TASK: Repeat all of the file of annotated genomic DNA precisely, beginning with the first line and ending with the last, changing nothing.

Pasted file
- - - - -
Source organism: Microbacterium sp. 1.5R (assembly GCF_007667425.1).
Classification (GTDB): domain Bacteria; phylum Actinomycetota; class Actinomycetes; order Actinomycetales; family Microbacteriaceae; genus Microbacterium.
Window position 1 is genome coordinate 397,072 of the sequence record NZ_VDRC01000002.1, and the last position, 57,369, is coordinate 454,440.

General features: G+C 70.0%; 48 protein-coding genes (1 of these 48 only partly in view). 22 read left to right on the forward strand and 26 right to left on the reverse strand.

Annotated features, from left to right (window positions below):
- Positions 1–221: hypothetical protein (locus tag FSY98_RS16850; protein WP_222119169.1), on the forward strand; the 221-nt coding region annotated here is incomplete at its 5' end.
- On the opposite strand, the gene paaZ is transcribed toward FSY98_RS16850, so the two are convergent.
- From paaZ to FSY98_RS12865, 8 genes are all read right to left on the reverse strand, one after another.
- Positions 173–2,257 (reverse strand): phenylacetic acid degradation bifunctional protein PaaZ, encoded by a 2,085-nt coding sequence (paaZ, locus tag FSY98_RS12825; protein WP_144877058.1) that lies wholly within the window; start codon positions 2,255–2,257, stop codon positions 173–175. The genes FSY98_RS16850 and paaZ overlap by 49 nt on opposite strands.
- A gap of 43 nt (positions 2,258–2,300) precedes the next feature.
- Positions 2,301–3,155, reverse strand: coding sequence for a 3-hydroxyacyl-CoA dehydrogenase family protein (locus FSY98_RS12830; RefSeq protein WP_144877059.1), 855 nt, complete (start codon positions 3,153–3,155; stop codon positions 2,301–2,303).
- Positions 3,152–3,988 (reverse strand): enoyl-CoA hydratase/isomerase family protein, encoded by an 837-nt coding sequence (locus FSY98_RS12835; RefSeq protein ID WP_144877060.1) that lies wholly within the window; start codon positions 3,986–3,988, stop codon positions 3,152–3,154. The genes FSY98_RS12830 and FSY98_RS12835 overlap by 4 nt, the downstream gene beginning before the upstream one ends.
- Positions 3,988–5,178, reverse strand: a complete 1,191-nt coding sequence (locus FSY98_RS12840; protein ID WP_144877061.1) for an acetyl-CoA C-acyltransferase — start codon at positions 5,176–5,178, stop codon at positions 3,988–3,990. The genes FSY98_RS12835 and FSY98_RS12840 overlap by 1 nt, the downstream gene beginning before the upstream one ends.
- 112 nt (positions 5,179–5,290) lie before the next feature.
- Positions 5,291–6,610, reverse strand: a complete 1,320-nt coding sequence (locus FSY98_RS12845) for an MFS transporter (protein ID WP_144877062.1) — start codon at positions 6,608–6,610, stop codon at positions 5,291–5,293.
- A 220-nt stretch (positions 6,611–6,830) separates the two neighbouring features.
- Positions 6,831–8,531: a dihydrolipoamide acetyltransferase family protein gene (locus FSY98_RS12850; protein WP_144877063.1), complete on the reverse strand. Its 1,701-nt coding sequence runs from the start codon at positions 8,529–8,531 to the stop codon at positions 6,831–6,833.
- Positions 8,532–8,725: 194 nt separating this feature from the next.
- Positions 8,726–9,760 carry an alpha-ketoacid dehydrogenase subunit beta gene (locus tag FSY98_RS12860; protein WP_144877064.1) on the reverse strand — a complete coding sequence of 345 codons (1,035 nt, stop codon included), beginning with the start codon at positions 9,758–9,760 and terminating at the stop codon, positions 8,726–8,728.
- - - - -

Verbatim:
Source organism: Microbacterium sp. 1.5R (assembly GCF_007667425.1).
Classification (GTDB): domain Bacteria; phylum Actinomycetota; class Actinomycetes; order Actinomycetales; family Microbacteriaceae; genus Microbacterium.
Window position 1 is genome coordinate 397,072 of the sequence record NZ_VDRC01000002.1, and the last position, 57,369, is coordinate 454,440.

General features: G+C 70.0%; 48 protein-coding genes (1 of these 48 only partly in view). 22 read left to right on the forward strand and 26 right to left on the reverse strand.

Annotated features, from left to right (window positions below):
- Positions 1–221: hypothetical protein (locus tag FSY98_RS16850; protein WP_222119169.1), on the forward strand; the 221-nt coding region annotated here is incomplete at its 5' end.
- On the opposite strand, the gene paaZ is transcribed toward FSY98_RS16850, so the two are convergent.
- From paaZ to FSY98_RS12865, 8 genes are all read right to left on the reverse strand, one after another.
- Positions 173–2,257 (reverse strand): phenylacetic acid degradation bifunctional protein PaaZ, encoded by a 2,085-nt coding sequence (paaZ, locus tag FSY98_RS12825; protein WP_144877058.1) that lies wholly within the window; start codon positions 2,255–2,257, stop codon positions 173–175. The genes FSY98_RS16850 and paaZ overlap by 49 nt on opposite strands.
- A gap of 43 nt (positions 2,258–2,300) precedes the next feature.
- Positions 2,301–3,155, reverse strand: coding sequence for a 3-hydroxyacyl-CoA dehydrogenase family protein (locus FSY98_RS12830; RefSeq protein WP_144877059.1), 855 nt, complete (start codon positions 3,153–3,155; stop codon positions 2,301–2,303).
- Positions 3,152–3,988 (reverse strand): enoyl-CoA hydratase/isomerase family protein, encoded by an 837-nt coding sequence (locus FSY98_RS12835; RefSeq protein ID WP_144877060.1) that lies wholly within the window; start codon positions 3,986–3,988, stop codon positions 3,152–3,154. The genes FSY98_RS12830 and FSY98_RS12835 overlap by 4 nt, the downstream gene beginning before the upstream one ends.
- Positions 3,988–5,178, reverse strand: a complete 1,191-nt coding sequence (locus FSY98_RS12840; protein ID WP_144877061.1) for an acetyl-CoA C-acyltransferase — start codon at positions 5,176–5,178, stop codon at positions 3,988–3,990. The genes FSY98_RS12835 and FSY98_RS12840 overlap by 1 nt, the downstream gene beginning before the upstream one ends.
- 112 nt (positions 5,179–5,290) lie before the next feature.
- Positions 5,291–6,610, reverse strand: a complete 1,320-nt coding sequence (locus FSY98_RS12845) for an MFS transporter (protein ID WP_144877062.1) — start codon at positions 6,608–6,610, stop codon at positions 5,291–5,293.
- A 220-nt stretch (positions 6,611–6,830) separates the two neighbouring features.
- Positions 6,831–8,531: a dihydrolipoamide acetyltransferase family protein gene (locus FSY98_RS12850; protein WP_144877063.1), complete on the reverse strand. Its 1,701-nt coding sequence runs from the start codon at positions 8,529–8,531 to the stop codon at positions 6,831–6,833.
- Positions 8,532–8,725: 194 nt separating this feature from the next.
- Positions 8,726–9,760 carry an alpha-ketoacid dehydrogenase subunit beta gene (locus tag FSY98_RS12860; protein WP_144877064.1) on the reverse strand — a complete coding sequence of 345 codons (1,035 nt, stop codon included), beginning with the start codon at positions 9,758–9,760 and terminating at the stop codon, positions 8,726–8,728.